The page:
How nurses can help prevent at-home med errors


Jeff RichardsonJeff Richardson

Medication errors…those two words can invoke feelings of dread among nurses. We’ve all heard horror stories of colleagues who’ve made serious drug errors. Some of us have even made them ourselves. Safeguards reduce the risk as much as possible, but we still have to be cautious because it doesn’t take much to make an error.

What about the drug errors that happen at home, away from the hospital setting? Parents who give a wrong dose to their children, adults who take their prednisone on an empty stomach or the caregivers who crush a pill for their loved ones to make it easier to swallow, even though the label says “Do not crush or chew”?

Medication errors happen at home more often than most people realize. According to a 2009 study published in the Journal of General Internal Medicine, four out of five adults (average age of 49 years old) misunderstood or misinterpreted one or more of the 10 most common prescription label instructions.

This isn’t surprising. Taking a look at nursing history will give you a good idea of why mistakes at home happen.

Picture this scene: a nurse admitting a patient to the unit. The patient is pleasant and lucid, answering the nursing history questions appropriately. All’s going well until the nurse gets to the question about medications:

Nurse: Do you take any prescription medicines at home?
Patient: Yes.
Nurse: Can you tell me what you take?
Patient: Certainly. I take a little white pill every morning for my diabetes and a half a green pill twice a day for my high blood pressure.
Nurse: Do you know what the names of those pills are?
Patient: I think the diabetes pill starts with a D. Or maybe B. The blood pressure pills, I don’t know. Sorry. But it’s the green one. You know, the little one.
Nurse: Did you bring the pills with you? May I see the bottle?
The patient reaches into her bag and pulls out a pill bottle. The nurse looks at the bottle, which has an old, expired label on it and four different types of tablets and capsules inside.
Nurse: There are four types of pills in here.
Patient: Yes, there’s also one for my arthritis, and one I don’t take anymore. It was for my diabetes, but the doctor told me to stop taking it.

Sound familiar?

Prescription drug use is growing. People are taking medications now more than ever. With each prescription medication, there’s a risk of error, either intentionally or accidentally. Some people can’t afford their medicines, so they stretch them out longer than they should, making the drug ineffective.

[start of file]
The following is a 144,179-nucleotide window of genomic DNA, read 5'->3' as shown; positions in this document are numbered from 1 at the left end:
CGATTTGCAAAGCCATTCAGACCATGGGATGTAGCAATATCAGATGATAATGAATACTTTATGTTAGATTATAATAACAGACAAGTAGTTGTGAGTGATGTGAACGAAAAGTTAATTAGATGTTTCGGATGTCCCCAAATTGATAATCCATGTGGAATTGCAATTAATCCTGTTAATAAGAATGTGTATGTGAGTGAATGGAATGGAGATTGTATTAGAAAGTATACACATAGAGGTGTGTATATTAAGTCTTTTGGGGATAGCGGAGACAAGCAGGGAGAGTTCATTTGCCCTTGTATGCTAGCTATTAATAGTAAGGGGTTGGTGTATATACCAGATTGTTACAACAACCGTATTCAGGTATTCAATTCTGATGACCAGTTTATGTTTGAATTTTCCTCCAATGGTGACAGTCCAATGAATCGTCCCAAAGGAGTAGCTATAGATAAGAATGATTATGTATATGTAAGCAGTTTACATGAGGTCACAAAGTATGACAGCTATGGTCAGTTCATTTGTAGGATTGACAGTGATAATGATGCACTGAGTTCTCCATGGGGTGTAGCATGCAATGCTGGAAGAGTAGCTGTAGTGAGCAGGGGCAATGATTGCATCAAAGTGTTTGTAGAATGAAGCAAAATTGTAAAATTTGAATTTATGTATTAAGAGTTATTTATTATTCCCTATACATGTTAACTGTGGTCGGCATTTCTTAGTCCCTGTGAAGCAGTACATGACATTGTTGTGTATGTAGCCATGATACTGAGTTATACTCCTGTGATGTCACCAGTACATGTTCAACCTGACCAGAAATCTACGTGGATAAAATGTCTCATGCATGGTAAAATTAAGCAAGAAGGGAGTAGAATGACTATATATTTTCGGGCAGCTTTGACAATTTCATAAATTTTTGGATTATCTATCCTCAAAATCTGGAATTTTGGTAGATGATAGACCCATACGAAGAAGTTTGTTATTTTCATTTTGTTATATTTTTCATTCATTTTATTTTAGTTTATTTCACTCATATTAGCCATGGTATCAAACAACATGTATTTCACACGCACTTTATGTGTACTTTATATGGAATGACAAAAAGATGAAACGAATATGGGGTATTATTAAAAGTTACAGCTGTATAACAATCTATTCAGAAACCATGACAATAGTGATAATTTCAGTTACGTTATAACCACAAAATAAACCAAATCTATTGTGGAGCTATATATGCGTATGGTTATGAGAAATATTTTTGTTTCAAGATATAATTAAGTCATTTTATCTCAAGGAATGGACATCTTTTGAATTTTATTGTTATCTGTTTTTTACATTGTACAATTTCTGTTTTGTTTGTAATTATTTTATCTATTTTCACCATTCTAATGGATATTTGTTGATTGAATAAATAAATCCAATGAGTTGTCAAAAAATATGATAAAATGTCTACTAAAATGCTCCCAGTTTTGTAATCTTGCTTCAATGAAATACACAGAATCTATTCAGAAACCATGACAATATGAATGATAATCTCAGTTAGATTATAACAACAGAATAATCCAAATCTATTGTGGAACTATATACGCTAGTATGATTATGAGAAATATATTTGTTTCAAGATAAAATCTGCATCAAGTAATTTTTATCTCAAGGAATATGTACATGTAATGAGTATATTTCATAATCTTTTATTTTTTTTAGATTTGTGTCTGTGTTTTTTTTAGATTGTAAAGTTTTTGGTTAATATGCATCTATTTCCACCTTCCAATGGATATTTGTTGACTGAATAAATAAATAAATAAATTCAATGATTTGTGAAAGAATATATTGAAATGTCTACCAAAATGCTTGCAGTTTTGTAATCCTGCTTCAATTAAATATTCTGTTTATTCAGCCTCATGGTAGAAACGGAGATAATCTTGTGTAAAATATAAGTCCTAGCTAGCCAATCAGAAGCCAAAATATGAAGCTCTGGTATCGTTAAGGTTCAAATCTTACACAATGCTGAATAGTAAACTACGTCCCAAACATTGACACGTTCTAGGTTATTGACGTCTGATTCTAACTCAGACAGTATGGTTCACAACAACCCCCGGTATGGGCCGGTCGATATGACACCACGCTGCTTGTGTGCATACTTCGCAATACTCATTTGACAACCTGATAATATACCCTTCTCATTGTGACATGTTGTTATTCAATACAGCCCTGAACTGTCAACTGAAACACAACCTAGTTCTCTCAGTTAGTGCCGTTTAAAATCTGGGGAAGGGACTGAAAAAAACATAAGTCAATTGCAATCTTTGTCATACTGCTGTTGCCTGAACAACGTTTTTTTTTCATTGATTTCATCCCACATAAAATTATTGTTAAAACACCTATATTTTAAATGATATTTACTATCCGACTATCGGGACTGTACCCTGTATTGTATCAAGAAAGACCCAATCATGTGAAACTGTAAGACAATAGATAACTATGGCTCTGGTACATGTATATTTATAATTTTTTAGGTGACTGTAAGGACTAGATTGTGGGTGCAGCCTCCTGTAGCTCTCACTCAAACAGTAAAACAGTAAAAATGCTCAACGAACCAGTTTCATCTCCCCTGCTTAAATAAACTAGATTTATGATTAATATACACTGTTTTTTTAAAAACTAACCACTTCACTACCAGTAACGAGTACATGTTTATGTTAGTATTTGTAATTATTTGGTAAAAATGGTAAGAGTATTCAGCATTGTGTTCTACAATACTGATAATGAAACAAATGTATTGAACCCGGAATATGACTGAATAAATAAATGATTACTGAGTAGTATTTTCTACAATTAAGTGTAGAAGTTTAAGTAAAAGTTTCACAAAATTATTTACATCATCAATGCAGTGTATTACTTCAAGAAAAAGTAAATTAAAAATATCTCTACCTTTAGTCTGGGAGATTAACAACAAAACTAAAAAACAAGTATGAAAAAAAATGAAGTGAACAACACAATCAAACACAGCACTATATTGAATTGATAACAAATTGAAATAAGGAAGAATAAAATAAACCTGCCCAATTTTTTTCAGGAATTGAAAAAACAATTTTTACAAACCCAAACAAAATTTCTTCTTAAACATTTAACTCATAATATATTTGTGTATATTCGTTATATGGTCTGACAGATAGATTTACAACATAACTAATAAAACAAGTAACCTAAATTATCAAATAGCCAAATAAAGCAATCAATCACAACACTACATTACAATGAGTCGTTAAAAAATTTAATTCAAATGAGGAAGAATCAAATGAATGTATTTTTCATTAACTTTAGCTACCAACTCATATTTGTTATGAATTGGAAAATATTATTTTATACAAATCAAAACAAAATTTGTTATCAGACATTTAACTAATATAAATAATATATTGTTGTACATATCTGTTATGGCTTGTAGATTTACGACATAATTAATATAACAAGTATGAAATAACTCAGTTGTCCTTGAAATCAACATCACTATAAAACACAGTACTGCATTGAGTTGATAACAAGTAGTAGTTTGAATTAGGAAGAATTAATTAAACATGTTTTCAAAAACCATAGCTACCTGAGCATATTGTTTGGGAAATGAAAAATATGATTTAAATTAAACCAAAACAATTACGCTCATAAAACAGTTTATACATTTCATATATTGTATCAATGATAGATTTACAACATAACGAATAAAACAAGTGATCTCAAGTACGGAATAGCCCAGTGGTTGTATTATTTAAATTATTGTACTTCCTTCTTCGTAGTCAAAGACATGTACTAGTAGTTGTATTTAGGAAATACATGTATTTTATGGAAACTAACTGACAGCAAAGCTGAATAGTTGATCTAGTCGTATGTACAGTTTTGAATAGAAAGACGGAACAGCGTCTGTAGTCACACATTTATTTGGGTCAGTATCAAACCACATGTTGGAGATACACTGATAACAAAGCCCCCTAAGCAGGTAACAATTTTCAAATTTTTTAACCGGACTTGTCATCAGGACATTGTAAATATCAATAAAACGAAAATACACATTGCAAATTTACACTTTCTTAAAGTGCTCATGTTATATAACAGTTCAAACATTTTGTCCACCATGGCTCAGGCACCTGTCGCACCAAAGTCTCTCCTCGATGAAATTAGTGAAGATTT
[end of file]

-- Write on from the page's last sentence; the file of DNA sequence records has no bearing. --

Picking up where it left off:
But there are also the many accidental errors that can be life-threatening:

  • Double dosing, forgetting that they already took a dose or a second caregiver gives it, not realizing a dose was already given
  • Breaking or crushing pills, opening capsules that should not be broken, chewed or opened
  • Taking pills on an empty stomach when they should be taken with food
  • Taking pills with food when they should be taken on an empty stomach
  • Taking pills together that shouldn’t be combined
  • Putting eye drops in the ear or ear drops in the eye
  • Cutting patches, forgetting to take off old patches
  • Taking sublingual medicines incorrectly
  • And so much more

Teaching our patients about their meds is a vital part of their discharge planning that should start before patients are given their prescriptions. We may take it for granted that they understand their meds, particularly if they’ve been taking them for a while, but some questioning could reveal that they aren’t quite as knowledgeable as they should be.

They also need to understand that there are reasons for the instructions. Why is it important not to eat grapefruit while taking simvastatin? Why should the long-acting diltiazem not be crushed? Why should they not drink alcohol while taking ketoconazole?

By adding this information while we dispense or administer medications throughout the patient’s hospital stay, the message will be consistent and allow the patient or their caregiver to hear the medicine’s instructions. Then, when it comes time for discharge, the patient or their caregiver isn’t surprised by the restrictions that some meds may have.

Marijke Vroomen Durning, RN, is a health writer and the author of Just the Right Dose: Your Smart Guide to Prescription Drugs & How to Take Them Safely.

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